Sunday February 05, 2023

With its present policies, Pakistan on way to become a ‘cyber leper’

December 31, 2015


With the world economy being driven by information and online business transactions, the ignorant and tactless approach of the Pakistani government towards cyber security is paving a road towards international isolation and financial crises.

If the Pakistani government continues its block-and-ban policies in an age where the internet not just supplements but actually drives economies of the world, it would deprive its people of a basic amenity which has filled in the gaps left by the lax physical infrastructure itself.

These were the views expressed by two eminent cyber security experts during a discussion at the Pakistan Institute of International Affairs on Wednesday.

According to Ammar Jaffri and Barrister Zahid Jamil, the most pertinent dilemma for Pakistan, at present, is whether the government improves its own understanding of cyber security and the related infrastructure or keeps slapping useless bans that end up creating, rather than solving problems.

Jaffri is a pioneer of the cyber security centre of the Federal Investigation Agency, where he served as an additional director-general, besides being the ex-chairman of the cyber security task force.

Emphasising the level of human dependency upon the internet in today’s world, he said that with Bitcoin (online currency), e-health and e-learning changing the way basic services were being delivered, and companies such as Amazon working on systems to deliver packages via unmanned drones, the government really needed to shift its focus away from mere physical development.

The internet, he continued, had changed lifestyles and unless the government took measures to improve its capacity to deal with and regulate cyber services, not only will Pakistan remain behind rest of the world, but will also be heading backwards in terms of educational and economic development.

“Anyone who wants to keep abreast with the world needs to be connected,” said Jaffri. “It is information which drives economies today and, to take advantage of that, Pakistan needs to focus on increasing connectivity, rather than living in a cocoon of fear and isolation.”

Taking the discussion forward, Barrister Zahid Jamil, who is an international expert on cyber security and legislation, said Pakistan needed to step out of its territorial security posture.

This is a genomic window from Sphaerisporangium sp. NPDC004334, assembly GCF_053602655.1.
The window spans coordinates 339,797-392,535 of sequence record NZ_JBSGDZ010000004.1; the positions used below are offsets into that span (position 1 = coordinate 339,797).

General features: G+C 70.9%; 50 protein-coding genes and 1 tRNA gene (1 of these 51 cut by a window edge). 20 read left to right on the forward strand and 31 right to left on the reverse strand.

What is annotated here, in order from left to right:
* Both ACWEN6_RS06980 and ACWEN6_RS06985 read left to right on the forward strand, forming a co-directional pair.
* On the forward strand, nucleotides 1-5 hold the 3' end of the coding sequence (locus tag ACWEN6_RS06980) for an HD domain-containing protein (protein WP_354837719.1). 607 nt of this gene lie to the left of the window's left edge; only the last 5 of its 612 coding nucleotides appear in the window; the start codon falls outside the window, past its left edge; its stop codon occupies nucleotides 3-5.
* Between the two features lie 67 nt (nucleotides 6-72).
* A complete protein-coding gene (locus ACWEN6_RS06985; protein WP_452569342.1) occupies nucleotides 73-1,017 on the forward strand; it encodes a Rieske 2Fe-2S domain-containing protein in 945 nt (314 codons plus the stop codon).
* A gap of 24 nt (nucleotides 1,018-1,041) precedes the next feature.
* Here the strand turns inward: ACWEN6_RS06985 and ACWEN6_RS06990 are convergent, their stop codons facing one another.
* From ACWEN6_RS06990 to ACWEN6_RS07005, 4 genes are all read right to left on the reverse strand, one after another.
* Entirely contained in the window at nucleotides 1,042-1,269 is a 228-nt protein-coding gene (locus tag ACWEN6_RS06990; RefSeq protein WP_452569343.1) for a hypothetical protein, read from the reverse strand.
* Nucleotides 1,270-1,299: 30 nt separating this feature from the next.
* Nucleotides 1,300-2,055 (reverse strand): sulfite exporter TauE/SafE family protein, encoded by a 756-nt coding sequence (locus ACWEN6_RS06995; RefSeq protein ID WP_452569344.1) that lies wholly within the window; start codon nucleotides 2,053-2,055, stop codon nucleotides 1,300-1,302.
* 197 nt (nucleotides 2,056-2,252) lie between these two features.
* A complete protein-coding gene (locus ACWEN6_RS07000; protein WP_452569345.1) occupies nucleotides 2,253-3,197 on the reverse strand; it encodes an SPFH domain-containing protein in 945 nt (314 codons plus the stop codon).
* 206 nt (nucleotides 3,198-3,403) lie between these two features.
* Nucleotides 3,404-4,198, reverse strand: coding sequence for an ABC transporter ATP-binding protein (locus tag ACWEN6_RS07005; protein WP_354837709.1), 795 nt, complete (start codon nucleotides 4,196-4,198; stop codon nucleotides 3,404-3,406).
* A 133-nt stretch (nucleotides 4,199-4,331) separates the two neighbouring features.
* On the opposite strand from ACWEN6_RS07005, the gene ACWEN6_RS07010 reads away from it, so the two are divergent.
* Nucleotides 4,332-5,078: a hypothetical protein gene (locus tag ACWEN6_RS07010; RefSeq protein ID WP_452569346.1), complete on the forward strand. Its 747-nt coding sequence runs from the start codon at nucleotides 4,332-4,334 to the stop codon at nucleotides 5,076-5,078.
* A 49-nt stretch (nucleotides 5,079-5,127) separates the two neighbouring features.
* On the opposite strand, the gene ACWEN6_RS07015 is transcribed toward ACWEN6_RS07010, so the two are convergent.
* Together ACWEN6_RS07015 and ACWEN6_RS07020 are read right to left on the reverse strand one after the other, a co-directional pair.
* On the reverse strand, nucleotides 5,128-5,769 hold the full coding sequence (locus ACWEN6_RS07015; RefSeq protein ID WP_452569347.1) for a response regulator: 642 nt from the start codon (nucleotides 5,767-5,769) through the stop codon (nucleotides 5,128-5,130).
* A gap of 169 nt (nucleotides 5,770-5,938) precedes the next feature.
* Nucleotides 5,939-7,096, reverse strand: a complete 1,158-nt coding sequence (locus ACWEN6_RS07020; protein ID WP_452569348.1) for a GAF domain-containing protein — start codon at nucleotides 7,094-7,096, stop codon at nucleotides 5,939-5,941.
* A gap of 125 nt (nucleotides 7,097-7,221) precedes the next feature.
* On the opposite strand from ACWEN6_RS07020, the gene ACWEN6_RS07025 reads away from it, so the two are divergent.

“The old parameters of border security don’t work in the new world,” he said. “In an age where information sharing is a must for national security measures, an approach of territorial security is not only redundant but also foolish.”

Jamil said the new world, a world dependent and driven by the internet way beyond Facebook and Twitter, should be borderless, non-territorial and non-sovereign. “The challenge is not how to keep people out. That’s just naïve,” he said. “The challenge is how to let everyone in while keeping and ensuring security.”

According to the legal expert, with its block-and-ban policy towards cyber security, the Pakistani government had ended up creating its own cyber crisis where the maximum advantage was being leveraged by those who misused the internet, rather than the everyday user. He said the misguided policies had not only put Pakistan behind other developing economies in Asia, even Afghanistan, but had also damaged its credibility to a great extent. 

While referring to the upcoming cyber crime legislation, Jamil, who has help devise and advised on cyber security legislation for more than 25 countries, termed it the “worst in the world”. 

Citing an example other than that of gross human rights violations, he said the deeply flawed law criminalised all kinds of encryption, crucial for internet banking and online transactions.

He expressed concern that the impending legislation might see more international services retract their services from Pakistan, following suit of Blackberry which earlier this month wrapped up its business from the country.

“Pakistan was the first country to enact a law pertaining to electronic transactions in 2002,” he said. “But now the world is overtaking us, while we go backwards into an era which no longer exists.”